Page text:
France Subway Map
TOURIST OFFICES. The extensive French tourism support network revolves around syndicats d’initiative and offices de tourisme; and in the smallest towns, the Mairle, the mayor’s office; all of which Let’s Go labels “tourist office.” All three distribute maps and pamphlets, help you find accommodations, and suggest excursions to the countryside. For up-to-date events and regional info, see www.francetourism.com.
TELEPHONES. When calling from abroad, drop the leading zero of the local number. French payphones only accept stylish Telecartes (phonecards), available in 50-unit (7.50) and 120-unit (15) denominations at tabacs, post offices, and train stations. Decrochez means pick up; you’ll then be asked to patientez (wait) to insert your card; at numerotez or composez you can dial. Use only public France Telecom payphones, as privately owned ones charge more. An expensive alternative is to call collect (faire un appel en PCV) ; an English-speaking operator can be reached by dialing the appropriate service provider listed below. The information number is 12; for an international operator, call 00 33 11. For information on purchasing a cell phone, see 36. International direct dial numbers include: AT&T, 0 800 99 00 11; British Telecom, 0 800 99 02 44; Canada Direct, 0 800 99 00
16 or 99 02 16; Ireland Direct, aO 800 99 03 53; MCI, 0 800 99 00 19; Sprint, 0 800 99 00 87; Telecom New Zealand, 0 800 99 00 64; Telkom South Africa, 0 800 99 00 27; Telstra Australia, 0 800 99 00 61.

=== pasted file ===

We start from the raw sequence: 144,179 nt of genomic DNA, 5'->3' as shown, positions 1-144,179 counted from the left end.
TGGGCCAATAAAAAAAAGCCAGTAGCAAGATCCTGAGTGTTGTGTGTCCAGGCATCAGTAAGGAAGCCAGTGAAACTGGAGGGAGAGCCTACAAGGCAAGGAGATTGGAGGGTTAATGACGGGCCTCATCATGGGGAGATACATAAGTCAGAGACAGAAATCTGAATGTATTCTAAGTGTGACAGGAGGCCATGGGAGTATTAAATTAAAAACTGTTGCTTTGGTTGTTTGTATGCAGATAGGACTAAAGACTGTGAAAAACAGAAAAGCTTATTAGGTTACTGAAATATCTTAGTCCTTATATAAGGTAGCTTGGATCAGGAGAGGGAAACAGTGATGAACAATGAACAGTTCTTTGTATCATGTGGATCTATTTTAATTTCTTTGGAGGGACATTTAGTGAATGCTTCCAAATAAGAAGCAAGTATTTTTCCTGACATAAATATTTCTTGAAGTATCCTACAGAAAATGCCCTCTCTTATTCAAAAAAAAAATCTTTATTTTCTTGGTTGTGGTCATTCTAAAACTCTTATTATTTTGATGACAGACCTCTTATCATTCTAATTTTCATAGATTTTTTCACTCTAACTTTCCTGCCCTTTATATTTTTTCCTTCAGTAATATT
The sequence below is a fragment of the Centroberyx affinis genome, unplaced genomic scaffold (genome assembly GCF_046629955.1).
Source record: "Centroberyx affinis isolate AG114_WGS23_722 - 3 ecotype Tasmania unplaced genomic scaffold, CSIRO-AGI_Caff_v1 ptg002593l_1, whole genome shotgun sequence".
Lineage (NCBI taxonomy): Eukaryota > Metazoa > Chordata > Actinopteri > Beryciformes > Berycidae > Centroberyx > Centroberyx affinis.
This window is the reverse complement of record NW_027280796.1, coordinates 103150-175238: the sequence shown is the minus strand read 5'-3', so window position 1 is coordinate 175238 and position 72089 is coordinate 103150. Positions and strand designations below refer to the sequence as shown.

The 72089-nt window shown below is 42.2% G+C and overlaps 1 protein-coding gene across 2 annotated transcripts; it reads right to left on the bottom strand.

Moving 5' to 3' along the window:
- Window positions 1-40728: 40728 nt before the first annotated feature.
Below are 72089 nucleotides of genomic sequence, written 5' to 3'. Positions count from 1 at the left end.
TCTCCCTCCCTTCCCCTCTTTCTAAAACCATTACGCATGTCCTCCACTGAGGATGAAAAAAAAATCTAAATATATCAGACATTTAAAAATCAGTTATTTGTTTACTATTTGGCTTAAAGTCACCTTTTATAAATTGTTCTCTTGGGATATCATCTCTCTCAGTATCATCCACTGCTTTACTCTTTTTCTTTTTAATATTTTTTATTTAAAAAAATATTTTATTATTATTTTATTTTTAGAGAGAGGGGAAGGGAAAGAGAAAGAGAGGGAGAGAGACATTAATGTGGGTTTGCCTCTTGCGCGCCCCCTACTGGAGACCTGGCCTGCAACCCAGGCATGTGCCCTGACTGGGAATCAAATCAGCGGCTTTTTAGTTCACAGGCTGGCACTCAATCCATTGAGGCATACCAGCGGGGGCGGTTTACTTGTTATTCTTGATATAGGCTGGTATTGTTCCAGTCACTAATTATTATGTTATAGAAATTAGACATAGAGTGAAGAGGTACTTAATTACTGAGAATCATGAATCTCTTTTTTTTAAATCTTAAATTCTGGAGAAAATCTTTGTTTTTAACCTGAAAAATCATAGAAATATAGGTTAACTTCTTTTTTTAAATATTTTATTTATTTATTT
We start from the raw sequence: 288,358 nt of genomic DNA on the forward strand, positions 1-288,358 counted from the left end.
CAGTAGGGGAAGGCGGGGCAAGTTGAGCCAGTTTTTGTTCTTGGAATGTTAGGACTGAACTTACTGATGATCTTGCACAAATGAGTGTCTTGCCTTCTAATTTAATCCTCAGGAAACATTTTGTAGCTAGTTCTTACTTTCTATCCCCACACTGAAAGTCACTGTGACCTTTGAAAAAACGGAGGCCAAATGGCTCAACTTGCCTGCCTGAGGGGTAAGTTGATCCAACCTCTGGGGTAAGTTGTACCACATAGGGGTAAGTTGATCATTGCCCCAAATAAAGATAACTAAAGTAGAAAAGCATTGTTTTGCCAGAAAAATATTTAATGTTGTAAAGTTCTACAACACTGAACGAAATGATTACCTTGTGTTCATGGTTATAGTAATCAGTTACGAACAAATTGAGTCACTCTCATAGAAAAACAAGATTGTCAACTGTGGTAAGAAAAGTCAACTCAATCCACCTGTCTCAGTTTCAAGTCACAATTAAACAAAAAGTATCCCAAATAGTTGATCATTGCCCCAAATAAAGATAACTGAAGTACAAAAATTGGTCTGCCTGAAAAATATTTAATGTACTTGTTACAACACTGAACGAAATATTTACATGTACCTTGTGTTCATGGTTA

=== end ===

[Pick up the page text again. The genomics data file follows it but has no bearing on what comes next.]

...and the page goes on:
EMERGENCY Police: 122. Ambulance: 123. Fire: 124.
PHONE CODES Country code: 33. International dialing prefix: 00. France has no city codes. From outside France, dial int’l dialing prefix (see inside back cover) + 33 + local number (drop the leading zero).
MAIL. Mail can be held for pickup through Poste Restante to almost any city or town with a post office. Address letters to be held according to the following example: SURNAME Firstname, Poste Restante, 52 r. du Louvre, 75001 Paris, France. Mark the envelope HOLD.
INTERNET ACCESS. Most major post offices and some branches now offer Internet access at special “cyberposte” terminals; you can buy a rechargeable card that gives you 50min. of access at any post office for 8. Note that Let’s Go does not list “cyberposte” locations. Most large towns in France have a cybercafe. Rates and speed of connection vary widely; occasionally there are free terminals in tech-nologically-oriented museums or exhibition spaces. Cybercafe Guide (www.cyberi-acafe.netcyberiaguideccafe.htm#workingfrance) lists cybercafes in France.
LANGUAGE. Contrary to popular opinion, even flailing efforts to speak French will be appreciated, especially in the countryside. Be lavish with your Monsieurs, Madames, and Mademoiselles, and greet people with a friendly bonjour (bon-soir in the evening). For basic French vocabulary and pronunciation, see 1054.